Innovating is about more than just having the idea yourself; you also have to bring everyone else to where your idea is. And that becomes really difficult if you’re too many steps ahead….
I’ve actually gone a bit further and come to see technology as an alternative great story, as a different source for understanding where we are in the cosmos. I think technology is something that can give meaning to our lives, particularly in a secular world.
A great conversation about innovation and technology between Kevin Kelly and Steven Johnson (and a fantastic illustration too.) Kelly’s new book has just come out in the US, and I’ll be getting it when it becomes available in the UK.
• Wired (US): Kevin Kelly and Steven Johnson on Where Ideas Come From
• The Guardian: Kevin Kelly: Technology is as great a force as nature
…within the next five years, sensor data will hit the crossover point with unstructured data generated by social media. From there, the sensor data will dominate by factors 10-to-20 times that of social media. However, using this data will be difficult for the time being, as there are no standards to ensure the data’s readability beyond those possessing the right software or algorithm. There’s also a question of who owns the data.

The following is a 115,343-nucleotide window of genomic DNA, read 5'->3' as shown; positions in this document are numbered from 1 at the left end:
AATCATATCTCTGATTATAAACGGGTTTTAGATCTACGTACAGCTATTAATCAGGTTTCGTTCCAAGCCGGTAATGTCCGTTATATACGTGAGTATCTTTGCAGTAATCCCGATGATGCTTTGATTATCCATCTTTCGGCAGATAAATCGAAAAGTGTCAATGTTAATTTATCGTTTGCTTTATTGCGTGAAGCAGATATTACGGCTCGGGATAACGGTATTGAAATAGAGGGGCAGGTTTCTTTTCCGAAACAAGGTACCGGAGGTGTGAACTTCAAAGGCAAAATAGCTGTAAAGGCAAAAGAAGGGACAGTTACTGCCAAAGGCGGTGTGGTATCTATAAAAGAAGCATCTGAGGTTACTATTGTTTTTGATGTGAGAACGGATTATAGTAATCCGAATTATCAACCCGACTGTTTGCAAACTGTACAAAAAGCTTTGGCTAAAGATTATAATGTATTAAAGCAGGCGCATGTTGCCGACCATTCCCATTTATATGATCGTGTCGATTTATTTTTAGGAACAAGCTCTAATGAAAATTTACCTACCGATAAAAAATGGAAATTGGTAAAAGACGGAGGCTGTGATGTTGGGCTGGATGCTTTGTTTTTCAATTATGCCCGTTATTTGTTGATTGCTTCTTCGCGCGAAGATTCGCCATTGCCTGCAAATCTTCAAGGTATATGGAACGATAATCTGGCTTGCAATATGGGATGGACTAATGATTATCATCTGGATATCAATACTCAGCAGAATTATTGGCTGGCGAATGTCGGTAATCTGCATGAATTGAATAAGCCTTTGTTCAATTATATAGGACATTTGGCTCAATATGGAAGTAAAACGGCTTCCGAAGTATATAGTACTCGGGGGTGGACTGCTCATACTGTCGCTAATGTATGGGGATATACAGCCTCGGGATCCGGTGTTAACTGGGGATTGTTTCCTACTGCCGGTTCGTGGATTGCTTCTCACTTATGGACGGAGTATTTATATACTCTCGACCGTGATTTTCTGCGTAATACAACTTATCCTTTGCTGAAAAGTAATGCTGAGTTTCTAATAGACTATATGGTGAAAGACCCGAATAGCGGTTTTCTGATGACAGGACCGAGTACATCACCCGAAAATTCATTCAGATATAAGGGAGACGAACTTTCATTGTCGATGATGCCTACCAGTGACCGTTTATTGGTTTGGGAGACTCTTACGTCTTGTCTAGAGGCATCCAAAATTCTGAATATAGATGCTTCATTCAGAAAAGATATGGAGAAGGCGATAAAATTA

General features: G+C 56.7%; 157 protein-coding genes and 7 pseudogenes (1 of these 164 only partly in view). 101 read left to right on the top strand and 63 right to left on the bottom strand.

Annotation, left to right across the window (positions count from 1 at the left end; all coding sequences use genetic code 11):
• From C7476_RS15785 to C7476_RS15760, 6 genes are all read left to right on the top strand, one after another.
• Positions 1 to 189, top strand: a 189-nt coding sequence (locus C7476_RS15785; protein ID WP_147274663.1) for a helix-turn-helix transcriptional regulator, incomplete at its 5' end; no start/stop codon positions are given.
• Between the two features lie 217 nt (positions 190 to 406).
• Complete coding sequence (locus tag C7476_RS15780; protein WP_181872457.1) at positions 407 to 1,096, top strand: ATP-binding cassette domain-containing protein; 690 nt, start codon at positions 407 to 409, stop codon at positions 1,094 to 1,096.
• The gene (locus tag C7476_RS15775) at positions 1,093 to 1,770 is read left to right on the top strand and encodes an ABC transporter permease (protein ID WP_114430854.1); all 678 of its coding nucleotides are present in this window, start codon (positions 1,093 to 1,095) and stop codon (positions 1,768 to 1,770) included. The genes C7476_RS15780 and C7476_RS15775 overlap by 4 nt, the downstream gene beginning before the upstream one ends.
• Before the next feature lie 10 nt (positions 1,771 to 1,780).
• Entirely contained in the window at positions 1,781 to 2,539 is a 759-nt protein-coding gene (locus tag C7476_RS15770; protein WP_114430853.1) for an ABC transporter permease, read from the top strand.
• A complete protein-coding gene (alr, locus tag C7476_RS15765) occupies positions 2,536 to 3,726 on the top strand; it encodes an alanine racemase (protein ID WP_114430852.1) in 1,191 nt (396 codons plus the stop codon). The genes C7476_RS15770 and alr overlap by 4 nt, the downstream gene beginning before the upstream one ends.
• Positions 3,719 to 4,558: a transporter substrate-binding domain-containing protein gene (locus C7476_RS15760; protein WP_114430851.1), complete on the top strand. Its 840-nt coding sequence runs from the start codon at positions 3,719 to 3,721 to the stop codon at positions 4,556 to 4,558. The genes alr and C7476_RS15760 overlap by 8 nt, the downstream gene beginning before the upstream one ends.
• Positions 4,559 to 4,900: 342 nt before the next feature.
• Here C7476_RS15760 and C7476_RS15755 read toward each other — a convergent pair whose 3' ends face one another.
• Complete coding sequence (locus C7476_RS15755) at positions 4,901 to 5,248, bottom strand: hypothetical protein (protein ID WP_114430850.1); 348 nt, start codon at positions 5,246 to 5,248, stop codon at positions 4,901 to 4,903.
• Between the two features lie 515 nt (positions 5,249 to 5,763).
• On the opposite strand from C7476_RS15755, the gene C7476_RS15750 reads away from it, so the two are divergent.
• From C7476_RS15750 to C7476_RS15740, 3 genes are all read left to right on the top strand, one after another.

…the amount of data is only going to continue to rise, so figuring out how to manage it, what to keep and how to mine it for useful information will become increasingly important. Effectively utilizing this data — from energy to fuel consumption to weather data — could also provide valuable tools or environmental sustainability. Big Data is a big opportunity, but it’s also leading to big questions.
Dealing with spam introduces a number of Big Data challenges. The sheer size and scale of the data is enormous. In addition, spam in social media involves the need to understand very complex patterns of behavior as well as to identify new types of spam.
• Yahoo Developer: Hadoop 2010: Winning the Big Data SPAM Challenge
Good interview with Tim O’Reilly, who is always interesting. In particular he talks about education and the change that needs to happen so that learning moves on from “accumulating knowledge” to “solving problems”.
An interesting document that I’m still getting through – lots on Hadoop and a number of interviews. At 50 pages it’s a hefty read, but should be worth it.